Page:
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Documenting the American
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Webb's debate speech claims that nations consent to be bound by treaties; if they later act contrary to the treaty without renouncing it, they commit an unlawful action.
Are Treaties which are made contrary to the Law of Nations binding?–
To persons conversant in this part of Jurisprudence the question I
think can admit of but little doubt.– It seems to divide itself into two
st are such Treaties binding on the contracting
parties, and 2 d Are other Nations bound to respect
them?– Without entering at present into any inquiries concerning the Law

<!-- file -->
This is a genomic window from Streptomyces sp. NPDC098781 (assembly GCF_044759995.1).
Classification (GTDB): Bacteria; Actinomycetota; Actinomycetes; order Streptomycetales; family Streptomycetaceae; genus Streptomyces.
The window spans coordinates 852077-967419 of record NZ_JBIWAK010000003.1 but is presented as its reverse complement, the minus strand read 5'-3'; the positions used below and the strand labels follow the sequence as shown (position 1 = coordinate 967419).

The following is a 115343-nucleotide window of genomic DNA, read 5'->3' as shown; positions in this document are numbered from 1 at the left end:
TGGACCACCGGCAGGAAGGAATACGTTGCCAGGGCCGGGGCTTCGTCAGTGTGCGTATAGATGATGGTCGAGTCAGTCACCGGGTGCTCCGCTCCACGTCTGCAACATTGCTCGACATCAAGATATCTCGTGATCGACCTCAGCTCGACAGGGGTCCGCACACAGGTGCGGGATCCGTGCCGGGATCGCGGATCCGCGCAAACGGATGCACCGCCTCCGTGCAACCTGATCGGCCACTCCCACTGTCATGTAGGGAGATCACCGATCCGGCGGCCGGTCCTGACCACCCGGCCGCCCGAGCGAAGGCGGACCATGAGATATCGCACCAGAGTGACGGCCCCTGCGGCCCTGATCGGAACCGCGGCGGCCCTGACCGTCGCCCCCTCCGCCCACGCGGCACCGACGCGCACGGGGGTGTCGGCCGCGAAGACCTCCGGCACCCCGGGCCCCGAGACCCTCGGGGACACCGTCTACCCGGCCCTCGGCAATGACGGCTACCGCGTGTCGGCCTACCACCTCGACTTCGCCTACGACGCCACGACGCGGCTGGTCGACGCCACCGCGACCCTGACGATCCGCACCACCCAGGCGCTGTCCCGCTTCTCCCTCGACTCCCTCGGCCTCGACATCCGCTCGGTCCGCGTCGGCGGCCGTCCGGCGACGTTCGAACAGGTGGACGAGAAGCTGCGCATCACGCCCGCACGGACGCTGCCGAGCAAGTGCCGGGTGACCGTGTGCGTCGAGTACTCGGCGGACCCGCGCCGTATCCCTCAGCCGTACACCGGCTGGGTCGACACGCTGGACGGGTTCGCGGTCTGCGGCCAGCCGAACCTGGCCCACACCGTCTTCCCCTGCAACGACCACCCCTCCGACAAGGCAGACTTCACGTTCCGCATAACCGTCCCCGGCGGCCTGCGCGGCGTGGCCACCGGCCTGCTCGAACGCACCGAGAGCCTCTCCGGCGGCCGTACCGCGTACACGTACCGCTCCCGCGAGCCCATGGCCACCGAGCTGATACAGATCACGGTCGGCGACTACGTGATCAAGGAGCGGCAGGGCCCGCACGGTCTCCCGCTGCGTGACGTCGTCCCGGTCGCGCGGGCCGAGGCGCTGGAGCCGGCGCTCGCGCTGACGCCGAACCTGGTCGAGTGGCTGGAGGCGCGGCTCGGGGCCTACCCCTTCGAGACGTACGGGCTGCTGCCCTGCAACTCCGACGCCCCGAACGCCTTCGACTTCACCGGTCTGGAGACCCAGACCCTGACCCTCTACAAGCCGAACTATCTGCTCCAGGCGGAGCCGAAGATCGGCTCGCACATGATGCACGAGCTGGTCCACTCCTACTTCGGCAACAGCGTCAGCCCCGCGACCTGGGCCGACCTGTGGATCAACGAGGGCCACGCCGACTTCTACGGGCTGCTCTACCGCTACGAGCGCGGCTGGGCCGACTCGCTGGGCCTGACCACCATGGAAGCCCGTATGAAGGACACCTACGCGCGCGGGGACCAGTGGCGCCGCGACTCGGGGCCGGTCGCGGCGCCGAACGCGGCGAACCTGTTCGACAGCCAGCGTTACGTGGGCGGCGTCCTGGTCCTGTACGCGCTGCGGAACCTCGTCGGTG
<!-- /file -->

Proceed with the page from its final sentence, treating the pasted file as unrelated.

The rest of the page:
of Nations we shall take it for granted that there are certain rules by which
Nations are to regulate their conduct.– Our reason for taking this for
granted is because it is a point essential to our question, for if there are no
Laws nothing can be unlawful and our query becomes useless.– Now if there
is a Law of Nations no person will doubt, but what it is binding upon all those
who have consented to it.– But suppose that after they have consented to
it they act contrary to it without renouncing it; what is the
consequence?– The consequence is, they have committed an unlawful action,
and that action or what results from it is not binding
m Houston t 2 nd 1797." Under
m E. Webb nd Class/Corrected by/
1. During this period, the